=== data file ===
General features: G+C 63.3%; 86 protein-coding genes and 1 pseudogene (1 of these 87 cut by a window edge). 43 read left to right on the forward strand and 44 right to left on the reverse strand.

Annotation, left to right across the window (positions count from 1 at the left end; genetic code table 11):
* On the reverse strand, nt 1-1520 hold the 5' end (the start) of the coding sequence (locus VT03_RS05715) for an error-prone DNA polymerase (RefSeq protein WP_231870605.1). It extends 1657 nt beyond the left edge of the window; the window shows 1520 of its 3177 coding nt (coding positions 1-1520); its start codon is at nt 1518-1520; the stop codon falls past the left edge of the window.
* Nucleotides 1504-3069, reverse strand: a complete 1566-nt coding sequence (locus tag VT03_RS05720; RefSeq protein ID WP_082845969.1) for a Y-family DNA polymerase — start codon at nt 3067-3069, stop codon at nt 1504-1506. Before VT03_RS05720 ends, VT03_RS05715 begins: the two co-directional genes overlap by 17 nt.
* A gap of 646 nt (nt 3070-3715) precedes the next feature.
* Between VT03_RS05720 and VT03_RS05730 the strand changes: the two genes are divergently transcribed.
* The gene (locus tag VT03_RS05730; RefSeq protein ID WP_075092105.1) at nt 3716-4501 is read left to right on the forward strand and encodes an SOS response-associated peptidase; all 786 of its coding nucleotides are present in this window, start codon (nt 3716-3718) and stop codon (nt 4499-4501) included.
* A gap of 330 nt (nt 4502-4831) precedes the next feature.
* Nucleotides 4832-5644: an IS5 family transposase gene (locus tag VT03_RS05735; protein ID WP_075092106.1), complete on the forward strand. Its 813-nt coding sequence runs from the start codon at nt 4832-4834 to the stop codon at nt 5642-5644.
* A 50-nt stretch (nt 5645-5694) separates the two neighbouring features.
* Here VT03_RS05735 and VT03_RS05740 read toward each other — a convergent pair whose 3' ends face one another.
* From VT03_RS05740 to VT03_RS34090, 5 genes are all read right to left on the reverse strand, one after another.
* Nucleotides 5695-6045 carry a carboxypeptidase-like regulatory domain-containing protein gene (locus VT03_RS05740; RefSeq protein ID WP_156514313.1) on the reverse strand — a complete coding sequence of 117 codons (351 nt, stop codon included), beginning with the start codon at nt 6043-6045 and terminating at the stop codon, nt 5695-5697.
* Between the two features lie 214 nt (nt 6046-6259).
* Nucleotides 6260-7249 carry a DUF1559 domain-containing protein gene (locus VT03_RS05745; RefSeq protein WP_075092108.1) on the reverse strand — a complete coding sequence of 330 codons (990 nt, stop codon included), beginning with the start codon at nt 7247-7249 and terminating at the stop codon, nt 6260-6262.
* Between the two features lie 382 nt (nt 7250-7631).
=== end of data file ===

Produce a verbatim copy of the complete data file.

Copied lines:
General features: G+C 63.3%; 86 protein-coding genes and 1 pseudogene (1 of these 87 cut by a window edge). 43 read left to right on the forward strand and 44 right to left on the reverse strand.

Annotation, left to right across the window (positions count from 1 at the left end; genetic code table 11):
* On the reverse strand, nt 1-1520 hold the 5' end (the start) of the coding sequence (locus VT03_RS05715) for an error-prone DNA polymerase (RefSeq protein WP_231870605.1). It extends 1657 nt beyond the left edge of the window; the window shows 1520 of its 3177 coding nt (coding positions 1-1520); its start codon is at nt 1518-1520; the stop codon falls past the left edge of the window.
* Nucleotides 1504-3069, reverse strand: a complete 1566-nt coding sequence (locus tag VT03_RS05720; RefSeq protein ID WP_082845969.1) for a Y-family DNA polymerase — start codon at nt 3067-3069, stop codon at nt 1504-1506. Before VT03_RS05720 ends, VT03_RS05715 begins: the two co-directional genes overlap by 17 nt.
* A gap of 646 nt (nt 3070-3715) precedes the next feature.
* Between VT03_RS05720 and VT03_RS05730 the strand changes: the two genes are divergently transcribed.
* The gene (locus tag VT03_RS05730; RefSeq protein ID WP_075092105.1) at nt 3716-4501 is read left to right on the forward strand and encodes an SOS response-associated peptidase; all 786 of its coding nucleotides are present in this window, start codon (nt 3716-3718) and stop codon (nt 4499-4501) included.
* A gap of 330 nt (nt 4502-4831) precedes the next feature.
* Nucleotides 4832-5644: an IS5 family transposase gene (locus tag VT03_RS05735; protein ID WP_075092106.1), complete on the forward strand. Its 813-nt coding sequence runs from the start codon at nt 4832-4834 to the stop codon at nt 5642-5644.
* A 50-nt stretch (nt 5645-5694) separates the two neighbouring features.
* Here VT03_RS05735 and VT03_RS05740 read toward each other — a convergent pair whose 3' ends face one another.
* From VT03_RS05740 to VT03_RS34090, 5 genes are all read right to left on the reverse strand, one after another.
* Nucleotides 5695-6045 carry a carboxypeptidase-like regulatory domain-containing protein gene (locus VT03_RS05740; RefSeq protein ID WP_156514313.1) on the reverse strand — a complete coding sequence of 117 codons (351 nt, stop codon included), beginning with the start codon at nt 6043-6045 and terminating at the stop codon, nt 5695-5697.
* Between the two features lie 214 nt (nt 6046-6259).
* Nucleotides 6260-7249 carry a DUF1559 domain-containing protein gene (locus VT03_RS05745; RefSeq protein WP_075092108.1) on the reverse strand — a complete coding sequence of 330 codons (990 nt, stop codon included), beginning with the start codon at nt 7247-7249 and terminating at the stop codon, nt 6260-6262.
* Between the two features lie 382 nt (nt 7250-7631).